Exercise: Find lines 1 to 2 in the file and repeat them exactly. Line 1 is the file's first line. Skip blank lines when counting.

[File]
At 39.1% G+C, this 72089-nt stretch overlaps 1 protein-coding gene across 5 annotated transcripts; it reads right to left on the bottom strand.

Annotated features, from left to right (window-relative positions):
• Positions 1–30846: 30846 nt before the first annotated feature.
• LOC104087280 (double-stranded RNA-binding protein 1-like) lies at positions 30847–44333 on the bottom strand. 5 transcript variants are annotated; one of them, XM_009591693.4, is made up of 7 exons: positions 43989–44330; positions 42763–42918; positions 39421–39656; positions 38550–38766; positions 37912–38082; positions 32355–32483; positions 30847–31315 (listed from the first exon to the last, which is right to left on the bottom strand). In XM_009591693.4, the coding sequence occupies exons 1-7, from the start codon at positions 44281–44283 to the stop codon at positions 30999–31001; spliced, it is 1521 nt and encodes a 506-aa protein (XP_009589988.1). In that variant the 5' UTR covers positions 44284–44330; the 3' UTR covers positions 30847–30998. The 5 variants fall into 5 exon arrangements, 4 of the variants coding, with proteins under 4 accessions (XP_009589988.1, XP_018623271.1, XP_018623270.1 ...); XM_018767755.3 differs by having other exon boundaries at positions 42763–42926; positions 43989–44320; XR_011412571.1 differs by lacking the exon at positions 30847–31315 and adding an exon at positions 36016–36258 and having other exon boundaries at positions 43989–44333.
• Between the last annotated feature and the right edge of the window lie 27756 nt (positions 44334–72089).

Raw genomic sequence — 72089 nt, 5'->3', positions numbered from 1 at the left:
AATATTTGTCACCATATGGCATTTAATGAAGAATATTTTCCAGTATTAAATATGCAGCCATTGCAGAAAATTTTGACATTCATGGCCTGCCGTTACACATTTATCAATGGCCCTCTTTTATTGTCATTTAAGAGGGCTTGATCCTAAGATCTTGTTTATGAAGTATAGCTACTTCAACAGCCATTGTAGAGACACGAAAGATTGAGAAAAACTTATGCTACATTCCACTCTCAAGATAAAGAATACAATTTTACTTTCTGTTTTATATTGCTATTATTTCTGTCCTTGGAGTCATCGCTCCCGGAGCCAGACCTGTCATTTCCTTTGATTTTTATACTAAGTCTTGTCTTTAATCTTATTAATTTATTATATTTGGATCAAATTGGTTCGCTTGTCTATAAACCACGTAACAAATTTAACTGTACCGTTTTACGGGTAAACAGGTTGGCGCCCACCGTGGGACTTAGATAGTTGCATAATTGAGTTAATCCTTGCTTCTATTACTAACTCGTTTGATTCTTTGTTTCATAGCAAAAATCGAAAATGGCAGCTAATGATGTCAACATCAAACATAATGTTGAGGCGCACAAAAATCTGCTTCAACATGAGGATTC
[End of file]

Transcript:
At 39.1% G+C, this 72089-nt stretch overlaps 1 protein-coding gene across 5 annotated transcripts; it reads right to left on the bottom strand.

Annotated features, from left to right (window-relative positions):